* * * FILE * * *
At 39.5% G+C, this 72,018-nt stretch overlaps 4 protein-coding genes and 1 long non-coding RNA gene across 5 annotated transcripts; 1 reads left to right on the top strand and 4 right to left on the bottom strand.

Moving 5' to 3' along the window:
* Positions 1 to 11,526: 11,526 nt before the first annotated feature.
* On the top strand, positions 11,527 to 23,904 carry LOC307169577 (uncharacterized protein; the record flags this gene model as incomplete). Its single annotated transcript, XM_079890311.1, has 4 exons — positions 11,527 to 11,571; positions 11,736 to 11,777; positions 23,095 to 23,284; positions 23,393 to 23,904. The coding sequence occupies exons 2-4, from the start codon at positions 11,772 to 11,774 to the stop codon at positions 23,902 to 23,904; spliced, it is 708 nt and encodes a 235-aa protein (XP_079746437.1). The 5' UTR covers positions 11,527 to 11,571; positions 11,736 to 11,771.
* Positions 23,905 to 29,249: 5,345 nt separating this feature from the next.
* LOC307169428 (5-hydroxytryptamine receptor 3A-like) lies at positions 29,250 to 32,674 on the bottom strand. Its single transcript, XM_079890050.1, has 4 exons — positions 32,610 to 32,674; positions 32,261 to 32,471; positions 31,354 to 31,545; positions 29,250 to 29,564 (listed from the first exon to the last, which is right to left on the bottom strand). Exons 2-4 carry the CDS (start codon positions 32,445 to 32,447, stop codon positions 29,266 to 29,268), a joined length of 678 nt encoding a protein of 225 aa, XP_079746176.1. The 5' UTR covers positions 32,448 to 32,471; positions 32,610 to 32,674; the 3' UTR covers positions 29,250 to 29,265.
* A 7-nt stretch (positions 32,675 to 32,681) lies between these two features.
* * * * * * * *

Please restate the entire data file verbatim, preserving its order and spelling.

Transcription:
At 39.5% G+C, this 72,018-nt stretch overlaps 4 protein-coding genes and 1 long non-coding RNA gene across 5 annotated transcripts; 1 reads left to right on the top strand and 4 right to left on the bottom strand.

Moving 5' to 3' along the window:
* Positions 1 to 11,526: 11,526 nt before the first annotated feature.
* On the top strand, positions 11,527 to 23,904 carry LOC307169577 (uncharacterized protein; the record flags this gene model as incomplete). Its single annotated transcript, XM_079890311.1, has 4 exons — positions 11,527 to 11,571; positions 11,736 to 11,777; positions 23,095 to 23,284; positions 23,393 to 23,904. The coding sequence occupies exons 2-4, from the start codon at positions 11,772 to 11,774 to the stop codon at positions 23,902 to 23,904; spliced, it is 708 nt and encodes a 235-aa protein (XP_079746437.1). The 5' UTR covers positions 11,527 to 11,571; positions 11,736 to 11,771.
* Positions 23,905 to 29,249: 5,345 nt separating this feature from the next.
* LOC307169428 (5-hydroxytryptamine receptor 3A-like) lies at positions 29,250 to 32,674 on the bottom strand. Its single transcript, XM_079890050.1, has 4 exons — positions 32,610 to 32,674; positions 32,261 to 32,471; positions 31,354 to 31,545; positions 29,250 to 29,564 (listed from the first exon to the last, which is right to left on the bottom strand). Exons 2-4 carry the CDS (start codon positions 32,445 to 32,447, stop codon positions 29,266 to 29,268), a joined length of 678 nt encoding a protein of 225 aa, XP_079746176.1. The 5' UTR covers positions 32,448 to 32,471; positions 32,610 to 32,674; the 3' UTR covers positions 29,250 to 29,265.
* A 7-nt stretch (positions 32,675 to 32,681) lies between these two features.